“It makes me feel good.”

And after helping her customers choose complementary accessories, she sends them next – to her sister’s florist.

Ma Rosario Evans used to work in Sanchez’s store, making artificial flower arrangements, but opened her own store, Sweet Pea’s Floral and Gifts, about a year ago after seeing the need for a Spanish florist.

Since then, she’s taken classes and built her business “little by little,” she says.

Evans glows with pride as she flips through photos on her iPad of past arrangements – at weddings, birthdays and other events, including quinceañeras.

As for working alongside his sister, Evans couldn’t be happier.

“I’m very close to her,” she said. “I’m so happy to do this.”

Yolande’s living room

With four grown daughters, Yolanda Garcia knows a quinceañera well.

At her own quinceañera in Guatemala City decades ago, she remembers styling her own hair. Now, the “other Yolanda” in the square is making sure young women in Charlotte don’t have to do the same.

Hairstylist Raquel Romero said she sees 10 to 20 quinceañera clients each month.

For some of them, it’s the first time that they wear make-up and have their hair done. That’s why Romero takes his job so seriously.

“When they come here, they don’t have… makeup, they don’t have… hair [done],” she said. “You turn them from little girls into something amazing.”

She said some clients come in with ideas found on the internet, while others let Romero lead the way. And when she swings the chair around to face the mirror, Romero watches their faces light up.

“It’s a satisfaction for us,” she said.

Manolo Betancur

Manolo Betancur feels like he’s followed his clients through every stage of life, including, in some cases, quinceañeras.

The owner of Manolo’s Bakery started working there in 2005, before buying half of it in 2011 and becoming its sole owner in 2018.

“It’s our 25th anniversary. We have seen some people in families from childhood to adulthood,” he said. “We have clients who have been with us for so long, now their children are adults and they have grandchildren.”

Manolo Betancur owns the Manolo Bakery in Charlotte. Melissa Melvin Rodriguez [email protected]

Stepping through the door, customers are greeted with a selection of pan dulce from the bakery – along with treats like churros, orejas and bunuelos, as well as specialties from Betancur’s home country, Colombia.

He is proud of his roots and it shows throughout the bakery. “Made in America, by immigrant hands,” reads a sticker at checkout.

“We are a party community,” Betancur said. “We always find a way to celebrate with your friends, to have fun, to smile, to laugh.”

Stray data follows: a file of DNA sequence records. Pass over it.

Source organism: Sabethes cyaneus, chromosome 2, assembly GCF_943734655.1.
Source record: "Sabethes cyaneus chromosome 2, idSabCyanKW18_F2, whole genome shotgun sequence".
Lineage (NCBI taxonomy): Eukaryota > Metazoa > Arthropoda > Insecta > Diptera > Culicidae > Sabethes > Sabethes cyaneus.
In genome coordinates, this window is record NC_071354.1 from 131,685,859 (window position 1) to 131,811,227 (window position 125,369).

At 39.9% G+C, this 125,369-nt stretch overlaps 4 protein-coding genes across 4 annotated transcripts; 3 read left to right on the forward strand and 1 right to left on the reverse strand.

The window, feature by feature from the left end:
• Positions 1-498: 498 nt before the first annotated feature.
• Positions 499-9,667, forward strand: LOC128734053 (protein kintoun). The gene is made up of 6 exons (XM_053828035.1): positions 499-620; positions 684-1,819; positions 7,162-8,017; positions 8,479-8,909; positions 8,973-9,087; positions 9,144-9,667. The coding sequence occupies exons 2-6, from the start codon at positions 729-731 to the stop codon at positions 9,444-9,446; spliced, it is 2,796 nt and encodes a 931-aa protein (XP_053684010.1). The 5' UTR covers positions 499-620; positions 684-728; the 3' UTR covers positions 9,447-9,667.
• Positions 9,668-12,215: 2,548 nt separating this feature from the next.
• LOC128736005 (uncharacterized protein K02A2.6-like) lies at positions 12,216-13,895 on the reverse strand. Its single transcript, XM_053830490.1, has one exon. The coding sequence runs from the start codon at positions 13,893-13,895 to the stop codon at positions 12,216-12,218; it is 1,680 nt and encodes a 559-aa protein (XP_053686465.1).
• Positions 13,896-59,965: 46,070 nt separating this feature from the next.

And almost every weekend, Betancur and its employees celebrate young Latin American women at quinceañeras around town.

In April and May, the bakery receives about a dozen orders for quinceañera cakes, which are often elaborate, tiered party centerpieces that cost hundreds of dollars.

“I wish we had 10 quinceañera cakes every weekend because they pay really well,” Betancur said with a laugh.

But one quinceañera cake that Betancur is conflicted about making is his daughter’s in a few years. She is 10 years old, but she has already started planning.

“Right now I can see my daughter changing into this beautiful butterfly,” he said. “I’m going to cry that day like crazy.”

Victor Zelaya, a baker, or ‘pastelero,’ at Manolo’s Bakery decorates a special order cake for a sixteenth birthday on Tuesday, June 17, 2022 in Charlotte, NC. Melissa Melvin Rodriguez [email protected]

After visiting all these shops: Quinceañera

The rhinestones on Daniela’s tiara shimmered in the spotlight as she entered the room.

“I was really nervous walking in,” she said. “I actually forgot to light up my dress because of the nerves. But as soon as I walked in, I focused on memorizing the steps, forgot everything and started going with the flow.

A few hundred friends and family cheered as she took her place in the center, and the celebration began with a parade of gifts.

Finally, her little cousin approached her with the bear, dressed in matching shoes and dress, down to the cape.

Daniela thanked her and posed with the bear for the camera, while 8-year-old Trochez looked at her with wide eyes and a smile, thinking ahead.